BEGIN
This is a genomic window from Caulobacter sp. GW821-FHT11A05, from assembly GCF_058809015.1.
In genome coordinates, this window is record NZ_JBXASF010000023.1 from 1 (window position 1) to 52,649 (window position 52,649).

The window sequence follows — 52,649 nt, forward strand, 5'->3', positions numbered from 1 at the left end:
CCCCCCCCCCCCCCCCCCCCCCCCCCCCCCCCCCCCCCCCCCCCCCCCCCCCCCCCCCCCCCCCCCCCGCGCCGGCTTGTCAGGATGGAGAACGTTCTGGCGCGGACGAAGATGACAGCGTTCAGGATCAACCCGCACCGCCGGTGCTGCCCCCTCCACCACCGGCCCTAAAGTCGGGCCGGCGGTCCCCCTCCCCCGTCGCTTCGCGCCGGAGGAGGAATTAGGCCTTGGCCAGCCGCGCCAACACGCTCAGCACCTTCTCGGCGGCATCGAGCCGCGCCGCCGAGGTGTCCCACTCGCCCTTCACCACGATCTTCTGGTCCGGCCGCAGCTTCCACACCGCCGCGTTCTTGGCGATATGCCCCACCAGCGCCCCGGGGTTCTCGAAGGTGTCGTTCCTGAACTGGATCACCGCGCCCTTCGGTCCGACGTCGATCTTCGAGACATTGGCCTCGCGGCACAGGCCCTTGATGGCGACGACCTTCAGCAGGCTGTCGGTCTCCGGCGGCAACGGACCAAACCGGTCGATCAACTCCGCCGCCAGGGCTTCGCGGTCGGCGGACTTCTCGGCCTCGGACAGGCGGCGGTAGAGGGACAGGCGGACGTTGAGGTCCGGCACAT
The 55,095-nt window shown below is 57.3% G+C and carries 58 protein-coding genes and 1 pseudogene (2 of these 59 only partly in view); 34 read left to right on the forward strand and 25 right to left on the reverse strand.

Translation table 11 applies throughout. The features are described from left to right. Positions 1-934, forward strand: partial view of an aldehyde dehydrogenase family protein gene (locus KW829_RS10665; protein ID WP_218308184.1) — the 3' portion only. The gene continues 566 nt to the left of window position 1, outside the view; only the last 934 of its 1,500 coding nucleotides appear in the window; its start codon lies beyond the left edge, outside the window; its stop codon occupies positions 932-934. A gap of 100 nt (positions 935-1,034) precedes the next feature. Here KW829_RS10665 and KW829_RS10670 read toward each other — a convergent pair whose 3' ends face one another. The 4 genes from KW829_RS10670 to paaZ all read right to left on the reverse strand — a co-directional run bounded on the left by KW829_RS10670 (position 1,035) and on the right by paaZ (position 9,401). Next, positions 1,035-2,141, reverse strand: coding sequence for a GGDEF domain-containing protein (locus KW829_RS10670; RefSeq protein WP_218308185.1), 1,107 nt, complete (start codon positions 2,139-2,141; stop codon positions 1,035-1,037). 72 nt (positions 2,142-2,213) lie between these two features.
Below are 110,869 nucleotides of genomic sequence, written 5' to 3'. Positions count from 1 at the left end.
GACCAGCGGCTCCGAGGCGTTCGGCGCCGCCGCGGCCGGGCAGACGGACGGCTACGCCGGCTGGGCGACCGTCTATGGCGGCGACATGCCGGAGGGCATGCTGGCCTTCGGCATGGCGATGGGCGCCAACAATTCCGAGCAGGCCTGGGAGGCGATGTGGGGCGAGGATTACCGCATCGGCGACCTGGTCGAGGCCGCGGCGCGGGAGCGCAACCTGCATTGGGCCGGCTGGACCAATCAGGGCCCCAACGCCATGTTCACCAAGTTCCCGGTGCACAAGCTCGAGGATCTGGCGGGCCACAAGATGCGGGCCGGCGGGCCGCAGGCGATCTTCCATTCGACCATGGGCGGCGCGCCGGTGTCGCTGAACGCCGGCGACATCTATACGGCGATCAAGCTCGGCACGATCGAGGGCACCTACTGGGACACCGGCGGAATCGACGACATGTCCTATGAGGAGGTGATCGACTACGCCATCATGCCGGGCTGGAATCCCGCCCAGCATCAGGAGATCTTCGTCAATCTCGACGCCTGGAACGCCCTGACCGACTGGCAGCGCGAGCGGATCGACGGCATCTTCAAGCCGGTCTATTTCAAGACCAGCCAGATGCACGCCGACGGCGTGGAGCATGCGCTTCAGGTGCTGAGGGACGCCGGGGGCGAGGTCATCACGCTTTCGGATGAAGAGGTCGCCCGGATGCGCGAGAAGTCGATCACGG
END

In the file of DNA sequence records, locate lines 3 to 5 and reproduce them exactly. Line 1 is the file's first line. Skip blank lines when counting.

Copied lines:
The window sequence follows — 52,649 nt, forward strand, 5'->3', positions numbered from 1 at the left end:
CCCCCCCCCCCCCCCCCCCCCCCCCCCCCCCCCCCCCCCCCCCCCCCCCCCCCCCCCCCCCCCCCCCCGCGCCGGCTTGTCAGGATGGAGAACGTTCTGGCGCGGACGAAGATGACAGCGTTCAGGATCAACCCGCACCGCCGGTGCTGCCCCCTCCACCACCGGCCCTAAAGTCGGGCCGGCGGTCCCCCTCCCCCGTCGCTTCGCGCCGGAGGAGGAATTAGGCCTTGGCCAGCCGCGCCAACACGCTCAGCACCTTCTCGGCGGCATCGAGCCGCGCCGCCGAGGTGTCCCACTCGCCCTTCACCACGATCTTCTGGTCCGGCCGCAGCTTCCACACCGCCGCGTTCTTGGCGATATGCCCCACCAGCGCCCCGGGGTTCTCGAAGGTGTCGTTCCTGAACTGGATCACCGCGCCCTTCGGTCCGACGTCGATCTTCGAGACATTGGCCTCGCGGCACAGGCCCTTGATGGCGACGACCTTCAGCAGGCTGTCGGTCTCCGGCGGCAACGGACCAAACCGGTCGATCAACTCCGCCGCCAGGGCTTCGCGGTCGGCGGACTTCTCGGCCTCGGACAGGCGGCGGTAGAGGGACAGGCGGACGTTGAGGTCCGGCACAT
The 55,095-nt window shown below is 57.3% G+C and carries 58 protein-coding genes and 1 pseudogene (2 of these 59 only partly in view); 34 read left to right on the forward strand and 25 right to left on the reverse strand.